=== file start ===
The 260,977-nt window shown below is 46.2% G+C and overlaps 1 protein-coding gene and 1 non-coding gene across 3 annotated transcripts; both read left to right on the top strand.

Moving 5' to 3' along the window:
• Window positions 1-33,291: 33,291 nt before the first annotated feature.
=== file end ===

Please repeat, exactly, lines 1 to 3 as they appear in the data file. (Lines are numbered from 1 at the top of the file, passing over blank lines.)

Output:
The 260,977-nt window shown below is 46.2% G+C and overlaps 1 protein-coding gene and 1 non-coding gene across 3 annotated transcripts; both read left to right on the top strand.

Moving 5' to 3' along the window:
• Window positions 1-33,291: 33,291 nt before the first annotated feature.